Our research aims at understanding different linguistic, sociological, technological, and professional phenomena related to translation and interpreting. Some of us analyse the linguistic and terminological features of different forms of translation and interpreting, including lexical, syntactic, semantic, and pragmatic phenomena. Research focusing on translation theory or the interactional characteristics of the translation or interpretation process are also important areas of study in our team. Our historically oriented analyses focus on translation and interpreting practices in the past. Sociological studies concentrate on the role and agency of translators and interpreters today, whereas analyses inspired by sociolinguistic focus on language rights and language policies. Interfaces between technology and the translation processes are at the core of research on machine translation and intermodal and multimodal forms of translation and interpreting.
In our research, we seek answer to the following general questions:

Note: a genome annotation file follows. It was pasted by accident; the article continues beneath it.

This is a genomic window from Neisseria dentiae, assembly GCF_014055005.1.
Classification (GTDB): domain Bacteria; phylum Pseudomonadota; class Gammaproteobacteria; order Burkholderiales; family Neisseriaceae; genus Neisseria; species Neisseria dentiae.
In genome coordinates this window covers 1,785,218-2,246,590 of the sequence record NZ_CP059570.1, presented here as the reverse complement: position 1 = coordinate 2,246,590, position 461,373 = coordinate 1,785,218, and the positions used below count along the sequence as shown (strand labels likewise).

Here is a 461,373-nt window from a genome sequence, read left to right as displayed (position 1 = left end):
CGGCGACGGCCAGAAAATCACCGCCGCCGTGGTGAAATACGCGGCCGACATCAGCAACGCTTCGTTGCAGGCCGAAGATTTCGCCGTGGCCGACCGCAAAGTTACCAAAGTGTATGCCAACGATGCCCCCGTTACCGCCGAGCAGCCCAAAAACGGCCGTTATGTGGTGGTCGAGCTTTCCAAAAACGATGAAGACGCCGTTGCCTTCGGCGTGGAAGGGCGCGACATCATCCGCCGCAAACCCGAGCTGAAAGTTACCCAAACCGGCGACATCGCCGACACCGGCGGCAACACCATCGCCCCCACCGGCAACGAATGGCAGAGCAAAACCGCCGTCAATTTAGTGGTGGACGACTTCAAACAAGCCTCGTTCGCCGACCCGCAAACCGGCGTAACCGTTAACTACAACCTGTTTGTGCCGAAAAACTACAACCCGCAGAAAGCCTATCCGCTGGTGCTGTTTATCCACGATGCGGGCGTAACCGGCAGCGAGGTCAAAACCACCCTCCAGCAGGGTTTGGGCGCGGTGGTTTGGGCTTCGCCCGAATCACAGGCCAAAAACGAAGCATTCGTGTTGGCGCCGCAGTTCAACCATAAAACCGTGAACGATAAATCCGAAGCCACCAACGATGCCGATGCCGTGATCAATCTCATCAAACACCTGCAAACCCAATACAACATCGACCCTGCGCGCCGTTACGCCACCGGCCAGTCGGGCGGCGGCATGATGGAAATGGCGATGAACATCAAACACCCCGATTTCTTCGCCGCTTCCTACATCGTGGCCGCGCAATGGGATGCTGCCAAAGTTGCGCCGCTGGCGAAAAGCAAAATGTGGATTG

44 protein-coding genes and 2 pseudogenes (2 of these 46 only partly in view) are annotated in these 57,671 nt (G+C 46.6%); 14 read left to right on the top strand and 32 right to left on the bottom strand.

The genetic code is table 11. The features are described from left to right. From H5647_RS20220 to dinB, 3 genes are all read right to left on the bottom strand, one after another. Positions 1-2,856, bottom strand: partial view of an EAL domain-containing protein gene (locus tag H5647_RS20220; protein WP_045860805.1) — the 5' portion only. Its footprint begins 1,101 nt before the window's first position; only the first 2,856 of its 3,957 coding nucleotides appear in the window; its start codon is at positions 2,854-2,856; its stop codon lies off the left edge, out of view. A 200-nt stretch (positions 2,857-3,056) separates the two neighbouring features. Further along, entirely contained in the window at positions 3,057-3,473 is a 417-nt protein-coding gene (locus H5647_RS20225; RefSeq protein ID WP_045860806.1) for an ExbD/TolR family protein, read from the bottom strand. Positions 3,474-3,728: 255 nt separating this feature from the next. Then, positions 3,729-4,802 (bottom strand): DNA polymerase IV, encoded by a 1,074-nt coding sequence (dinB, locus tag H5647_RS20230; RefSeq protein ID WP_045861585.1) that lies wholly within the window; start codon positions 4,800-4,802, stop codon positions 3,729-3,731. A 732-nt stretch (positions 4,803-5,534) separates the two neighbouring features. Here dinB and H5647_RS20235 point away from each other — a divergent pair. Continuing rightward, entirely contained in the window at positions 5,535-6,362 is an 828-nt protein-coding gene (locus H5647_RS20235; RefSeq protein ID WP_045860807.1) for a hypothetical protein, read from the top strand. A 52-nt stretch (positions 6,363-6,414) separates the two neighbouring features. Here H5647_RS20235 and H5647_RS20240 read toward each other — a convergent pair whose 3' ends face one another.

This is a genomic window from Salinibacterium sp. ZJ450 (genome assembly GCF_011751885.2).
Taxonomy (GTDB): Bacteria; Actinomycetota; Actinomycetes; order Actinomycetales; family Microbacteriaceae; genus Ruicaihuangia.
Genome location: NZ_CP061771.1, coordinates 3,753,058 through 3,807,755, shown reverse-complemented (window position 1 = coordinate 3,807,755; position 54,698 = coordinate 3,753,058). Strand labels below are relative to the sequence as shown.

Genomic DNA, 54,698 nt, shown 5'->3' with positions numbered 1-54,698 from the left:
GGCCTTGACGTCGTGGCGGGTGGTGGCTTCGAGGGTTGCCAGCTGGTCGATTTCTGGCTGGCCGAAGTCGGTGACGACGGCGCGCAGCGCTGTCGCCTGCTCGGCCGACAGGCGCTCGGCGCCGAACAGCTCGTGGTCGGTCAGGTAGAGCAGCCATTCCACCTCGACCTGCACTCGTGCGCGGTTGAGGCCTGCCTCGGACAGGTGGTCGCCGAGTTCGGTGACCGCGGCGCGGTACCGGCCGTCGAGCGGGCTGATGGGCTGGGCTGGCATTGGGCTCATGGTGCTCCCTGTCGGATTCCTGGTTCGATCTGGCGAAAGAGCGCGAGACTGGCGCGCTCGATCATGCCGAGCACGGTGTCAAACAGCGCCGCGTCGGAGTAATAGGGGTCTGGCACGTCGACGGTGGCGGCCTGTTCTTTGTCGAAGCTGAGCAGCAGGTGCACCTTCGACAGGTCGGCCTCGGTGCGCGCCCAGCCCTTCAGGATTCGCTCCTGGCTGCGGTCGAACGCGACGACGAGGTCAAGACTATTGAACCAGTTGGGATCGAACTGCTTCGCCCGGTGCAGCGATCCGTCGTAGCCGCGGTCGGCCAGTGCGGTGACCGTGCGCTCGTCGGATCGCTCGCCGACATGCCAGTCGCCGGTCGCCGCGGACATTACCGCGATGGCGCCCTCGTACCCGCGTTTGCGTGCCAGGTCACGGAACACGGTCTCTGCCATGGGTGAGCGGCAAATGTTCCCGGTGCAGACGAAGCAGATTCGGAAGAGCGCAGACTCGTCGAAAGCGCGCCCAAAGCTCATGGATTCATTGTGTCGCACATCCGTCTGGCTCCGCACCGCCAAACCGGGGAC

- What is translation and interpreting quality?
- How is accessibility of information and communication ensured through translation and interpreting?
- What is the effect of place, time, and technology in translation and interpreting practice?
- Whose voice is heard in translated and interpreted text?
- What is the agency of different actors and stakeholders in translation and interpreting?
- How are meanings and representations constructed in and through translation and interpreting?
- Translation of literary and nonfictional texts
- Specialized translation (e.g. legal translation)
- Multimodal and intermodal types of translation (e.g. audio-visual translation)
- Public-service (community) interpreting
- Legal interpreting
- Translation theory
- Translation and interpreting pedagogy
- Translation technology